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The Mac Weekly

The Student News Site of Macalester College

The Mac Weekly

The Student News Site of Macalester College

The Mac Weekly

My march away from apathy

By Katie Havranek

On Oct 30 I will be trekking to Washington, D.C. so I can march with my favorite conservative, Stephen Colbert, at the National Mall to Keep Fear Alive. I was overjoyed to receive an email today demanding that I show up in costume as something Stephen has taught me to fear. There are so many things to fear these days-I have no idea what I will choose. Glenn Beck’s accusations that Obama is a racist? The Tea Partiers who claim that Obama is a socialist communist Muslim? Bristol Palin’s rise to stardom? The inability of Democrats to repeal “Don’t Ask Don’t Tell”? The widening inequality gap? The fragile peace talks between the Israelis and Palestinians? Bedbugs?!

There is one thing scares me more than anything else: the apathy of the American youth. I screamed at the television when the Republicans tacked on anti-abortion clauses to health care reform and I criticize those Democrats calling for an extension of the Bush tax cuts for the wealthy. I read the New York Times, I listen to NPR and even stomach Fox News on occasion. I pay attention and do nearly nothing about it. I have called for social change and better government policies from the safety of my Mac Ivory Tower and within the walls of my liberal household.

Not once did I pick up the phone to call my senator to tell him what I thought about public health care or share my opinion on the United State’s involvement in Sudan.

I have hidden behind the excuse that I am only in my 20s, I am only a college student and focusing on my education will allow me to change the world tomorrow. Then I look to history and see hundreds of young people rallying around the Civil Rights Movement and can’t help but feel ashamed that my own generation can’t find the words to talk about the racism that permeates our society.

After witnessing the rise of Glenn Beck, who started on Fox News in Jan. 2009, I can no longer sit comfortably behind those excuses. Beck rallied unthinkable support to “reclaim the Civil Rights Movement” on the anniversary of Martin Luther King’s “I Have a Dream” speech. I realized that organized groups of large, uninformed and bigoted people are controlling the dialogue of this country and it won’t be long before they dictate policy if those of us who oppose don’t scream into our cell phones or over emails to our congressmen instead of at conservative blogs on our laptops.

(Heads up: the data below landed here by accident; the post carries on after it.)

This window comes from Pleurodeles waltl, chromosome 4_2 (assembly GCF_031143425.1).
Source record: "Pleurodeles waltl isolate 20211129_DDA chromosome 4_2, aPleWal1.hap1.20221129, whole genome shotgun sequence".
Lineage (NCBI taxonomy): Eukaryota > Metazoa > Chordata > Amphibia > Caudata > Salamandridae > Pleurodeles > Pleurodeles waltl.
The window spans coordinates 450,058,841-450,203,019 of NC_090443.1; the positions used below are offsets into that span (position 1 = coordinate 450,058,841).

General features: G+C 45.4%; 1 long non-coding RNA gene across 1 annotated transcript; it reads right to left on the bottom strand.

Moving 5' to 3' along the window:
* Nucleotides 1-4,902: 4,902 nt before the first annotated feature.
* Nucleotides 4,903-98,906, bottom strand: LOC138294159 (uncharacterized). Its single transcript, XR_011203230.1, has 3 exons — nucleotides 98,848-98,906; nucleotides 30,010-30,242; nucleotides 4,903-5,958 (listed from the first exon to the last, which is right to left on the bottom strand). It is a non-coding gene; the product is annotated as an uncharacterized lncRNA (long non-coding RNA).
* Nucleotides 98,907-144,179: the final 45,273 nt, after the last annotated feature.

The Tea Partiers should keep on raving, but we need to stop letting them go without a fight. Conservatives rightly criticized democrats for bringing my beloved Colbert (in character) in front of Congress to testify on immigration policy. It was, perhaps, distasteful to bring a man who makes his career on mocking conservatives to support a bipartisan effort.

But we all need to ask ourselves why democrats felt the stunt was necessary in the first place. Why is it that a wealthy white celebrity is the only one who can effectively give a voice to migrant farm workers? I am sure the workers are speaking and I am sure that they have many sympathizers, but why do we need Colbert to ask Congress, “Why isn’t the government doing anything?” One Congresswoman was texting during Colbert’s testimony-not even a comedian can spring our government officials into action. This is a sad state of affairs.

We currently have the government we deserve. I hesitate to say it, but thank you Tea Partiers. Not only have you given Stephen Colbert and Jon Stewart ample material to work with, you all may be just what my generation needs to confront the racism that no one will talk about. You force me to learn the difference between socialism and communism. You rouse me to look beyond my agnostic sensibilities to support my fellow Muslim Americans when they want to build a house of worship and observe their faith. But most of all, you have reminded me that groups of motivated people can change the course of this country.

I think it is safe to say that even President Obama’s most ardent supporters have felt let down by his “Hope” campaign. I spent a fair amount of time and energy criticizing his concessions on policies he promised to push. But, I see now that it is more my fault than his.

Attending the March to Keep Fear Alive and the Rally to Restore Sanity will not radically alter history.if I allow it to be the last action I take in participating in my government. I know it’s trite, but I encourage all of us, especially the educated youth, to ask not what our country (or Obama) can do for us, but what we can do for our country. I hope I can do more than join a Facebook group.

Katie Havranek’11 is the Opinion Editor for The Mac Weekly and can be reached at [email protected].

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